Saturday, May 15, 2010

Unfinished People

Have you ever gotten a card or drawing from a preschool child? Maybe you got one last week for Mother’s Day. You know the kind—huge, round heads sprouting arms and legs, but no torso. Googley eyes and a few stick-straight hairs springing from the top. You know they are supposed to be people, but well, they’re sort of lacking--unfinished.

Recently I came across a book written by Ruth Gay discussing the Eastern European Jews that poured into New York during the last century. Many of them were young teenagers—merely children when they left their homeland. When they arrived in the New World, they were thrust into adulthood, ready or not. Gay describes them as “young, single, unskilled, uneducated, and boundlessly optimistic.” She called them “Unfinished People” and described their dilemma. They were “unfinished” because they hadn’t had a chance to be fully steeped in their native culture, yet they were still young enough to embrace the new culture in which they found themselves. They were a hybrid generation.

It struck me how much like these “unfinished” people I am in the beginning stages of my writing journey. I’m not really “young” in years anymore, but as far as my writing career, I’m a mere child. I’m a married woman, but writing is a solitary career much of the time and my failure or success depends largely on me and me alone. In that, I’m “single”. I possess more skills and knowledge about writing than I did last year at this time, but compared to the seasoned pros I’m “unskilled” and “uneducated”. But, like those immigrants who traveled wide-eyed through the shadow of Lady Liberty, I’m “boundlessly optimistic”. I think, “I can do this.” I say, “I will learn this.” I repeat, like Dory in Finding Nemo, “Just keep swimming, swimming, swimming. Just keep swimming.”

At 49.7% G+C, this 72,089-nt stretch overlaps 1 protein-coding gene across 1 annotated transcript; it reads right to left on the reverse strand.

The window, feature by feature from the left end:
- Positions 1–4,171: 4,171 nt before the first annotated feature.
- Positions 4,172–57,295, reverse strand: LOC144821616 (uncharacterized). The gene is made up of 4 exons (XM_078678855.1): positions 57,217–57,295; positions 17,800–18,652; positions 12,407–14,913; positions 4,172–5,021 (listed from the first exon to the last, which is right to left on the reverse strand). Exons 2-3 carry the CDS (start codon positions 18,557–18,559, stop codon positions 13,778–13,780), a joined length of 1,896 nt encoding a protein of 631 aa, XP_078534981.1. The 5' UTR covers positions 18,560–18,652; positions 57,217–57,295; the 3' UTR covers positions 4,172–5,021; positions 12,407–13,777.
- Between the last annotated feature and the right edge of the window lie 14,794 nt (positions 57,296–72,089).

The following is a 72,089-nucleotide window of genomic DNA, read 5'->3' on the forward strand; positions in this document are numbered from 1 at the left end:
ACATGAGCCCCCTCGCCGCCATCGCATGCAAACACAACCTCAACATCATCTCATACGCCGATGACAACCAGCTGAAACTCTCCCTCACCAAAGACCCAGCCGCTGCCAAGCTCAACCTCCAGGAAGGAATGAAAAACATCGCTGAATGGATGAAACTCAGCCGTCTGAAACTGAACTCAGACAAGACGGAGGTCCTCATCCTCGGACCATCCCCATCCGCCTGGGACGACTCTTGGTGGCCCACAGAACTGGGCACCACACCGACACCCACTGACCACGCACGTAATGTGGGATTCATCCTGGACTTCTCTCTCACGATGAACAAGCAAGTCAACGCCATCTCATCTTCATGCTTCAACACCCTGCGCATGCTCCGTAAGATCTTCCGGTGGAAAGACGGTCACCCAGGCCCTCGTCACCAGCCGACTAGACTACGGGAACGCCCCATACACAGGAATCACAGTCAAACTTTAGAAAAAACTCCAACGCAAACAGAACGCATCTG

I love when I hear the published authors on the ACFW email loop say they aren’t done learning yet. When they remind us that none of us really ever “arrive” as writers. When they explain that the industry changes and each one of us, pubbed and unpubbed alike, must keep learning and changing right along with it. When the grandmothers-types ask for help with their “technology” so they can “tweet” and “friend” and get “LinkedIn”. That encourages me and makes me thankful for humble mentors who never quit striving to be better; never cease chasing perfection.

I’m also thankful that, although we will never be complete as writers, we have the hope of perfection concerning our faith. No, not in this world, but in the next because we are given this promise in the book of Philippians, “…being confident of this, that he who began a good work in you will carry it on to completion until the day of Christ Jesus”. We may ever be “finished” as writers, but God promises us that one day we will be complete.

It delights me that the God who created us, and will some day finish the work he started in us, doesn’t compare Himself to a doctor, or a scientist, or an inventor. No, when He tells us some day we will be perfect, He speaks our language, saying, “Let us fix our eyes on Jesus, the author and perfecter of our faith". Take joy, my friends—He won’t leave us “unfinished people”.

Nikki Studebaker Barcus


  1. Wonderful thoughts, Nikki. Thanks for sharing!

  2. So true, Nikki! I have to learn not to be frustrated at being unfinished!

  3. Oh, I like that visual of being an unfinished stick person! Yes, my Author is at work on me, and I WILL be brought to completion. And maybe, on a smaller scale (much smaller), I will bring my work as an author to completion too. Thanks, Nikki!

  4. Isn't it nice to know that we are also considered "works in progress"? Makes it a little easier to put one stick foot in front of the other--both in our writing and in our faith journey.